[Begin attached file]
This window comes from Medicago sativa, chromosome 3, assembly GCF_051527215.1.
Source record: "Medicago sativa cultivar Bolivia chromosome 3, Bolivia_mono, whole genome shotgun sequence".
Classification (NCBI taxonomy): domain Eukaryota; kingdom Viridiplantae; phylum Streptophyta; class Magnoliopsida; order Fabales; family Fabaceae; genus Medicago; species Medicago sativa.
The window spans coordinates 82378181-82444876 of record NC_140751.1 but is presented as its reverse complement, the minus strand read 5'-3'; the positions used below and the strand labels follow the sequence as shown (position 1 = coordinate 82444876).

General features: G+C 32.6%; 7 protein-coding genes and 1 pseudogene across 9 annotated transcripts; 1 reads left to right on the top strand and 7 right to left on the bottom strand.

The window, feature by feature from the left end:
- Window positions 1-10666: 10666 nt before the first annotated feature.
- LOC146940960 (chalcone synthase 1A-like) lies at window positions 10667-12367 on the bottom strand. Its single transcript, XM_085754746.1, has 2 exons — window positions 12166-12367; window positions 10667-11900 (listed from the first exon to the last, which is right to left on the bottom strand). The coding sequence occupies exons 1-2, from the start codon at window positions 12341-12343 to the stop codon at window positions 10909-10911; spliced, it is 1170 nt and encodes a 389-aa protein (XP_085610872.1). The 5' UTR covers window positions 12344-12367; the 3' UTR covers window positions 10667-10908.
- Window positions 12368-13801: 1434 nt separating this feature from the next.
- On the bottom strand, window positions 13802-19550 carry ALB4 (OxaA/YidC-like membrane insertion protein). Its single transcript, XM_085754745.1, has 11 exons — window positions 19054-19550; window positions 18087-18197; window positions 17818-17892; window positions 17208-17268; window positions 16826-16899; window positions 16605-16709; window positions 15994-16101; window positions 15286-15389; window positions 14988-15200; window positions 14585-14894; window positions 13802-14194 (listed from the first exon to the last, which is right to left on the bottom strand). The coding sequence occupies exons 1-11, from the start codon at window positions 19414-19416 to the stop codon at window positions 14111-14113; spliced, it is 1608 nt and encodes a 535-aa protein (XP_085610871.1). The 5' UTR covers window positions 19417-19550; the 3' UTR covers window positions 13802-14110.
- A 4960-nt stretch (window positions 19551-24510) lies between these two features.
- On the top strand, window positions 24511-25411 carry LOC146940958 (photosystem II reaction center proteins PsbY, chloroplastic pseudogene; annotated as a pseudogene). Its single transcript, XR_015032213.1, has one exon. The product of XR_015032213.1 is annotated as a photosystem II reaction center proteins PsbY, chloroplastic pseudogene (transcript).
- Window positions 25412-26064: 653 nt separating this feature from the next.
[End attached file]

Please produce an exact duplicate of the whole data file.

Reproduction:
This window comes from Medicago sativa, chromosome 3, assembly GCF_051527215.1.
Source record: "Medicago sativa cultivar Bolivia chromosome 3, Bolivia_mono, whole genome shotgun sequence".
Classification (NCBI taxonomy): domain Eukaryota; kingdom Viridiplantae; phylum Streptophyta; class Magnoliopsida; order Fabales; family Fabaceae; genus Medicago; species Medicago sativa.
The window spans coordinates 82378181-82444876 of record NC_140751.1 but is presented as its reverse complement, the minus strand read 5'-3'; the positions used below and the strand labels follow the sequence as shown (position 1 = coordinate 82444876).

General features: G+C 32.6%; 7 protein-coding genes and 1 pseudogene across 9 annotated transcripts; 1 reads left to right on the top strand and 7 right to left on the bottom strand.

The window, feature by feature from the left end:
- Window positions 1-10666: 10666 nt before the first annotated feature.
- LOC146940960 (chalcone synthase 1A-like) lies at window positions 10667-12367 on the bottom strand. Its single transcript, XM_085754746.1, has 2 exons — window positions 12166-12367; window positions 10667-11900 (listed from the first exon to the last, which is right to left on the bottom strand). The coding sequence occupies exons 1-2, from the start codon at window positions 12341-12343 to the stop codon at window positions 10909-10911; spliced, it is 1170 nt and encodes a 389-aa protein (XP_085610872.1). The 5' UTR covers window positions 12344-12367; the 3' UTR covers window positions 10667-10908.
- Window positions 12368-13801: 1434 nt separating this feature from the next.
- On the bottom strand, window positions 13802-19550 carry ALB4 (OxaA/YidC-like membrane insertion protein). Its single transcript, XM_085754745.1, has 11 exons — window positions 19054-19550; window positions 18087-18197; window positions 17818-17892; window positions 17208-17268; window positions 16826-16899; window positions 16605-16709; window positions 15994-16101; window positions 15286-15389; window positions 14988-15200; window positions 14585-14894; window positions 13802-14194 (listed from the first exon to the last, which is right to left on the bottom strand). The coding sequence occupies exons 1-11, from the start codon at window positions 19414-19416 to the stop codon at window positions 14111-14113; spliced, it is 1608 nt and encodes a 535-aa protein (XP_085610871.1). The 5' UTR covers window positions 19417-19550; the 3' UTR covers window positions 13802-14110.
- A 4960-nt stretch (window positions 19551-24510) lies between these two features.
- On the top strand, window positions 24511-25411 carry LOC146940958 (photosystem II reaction center proteins PsbY, chloroplastic pseudogene; annotated as a pseudogene). Its single transcript, XR_015032213.1, has one exon. The product of XR_015032213.1 is annotated as a photosystem II reaction center proteins PsbY, chloroplastic pseudogene (transcript).
- Window positions 25412-26064: 653 nt separating this feature from the next.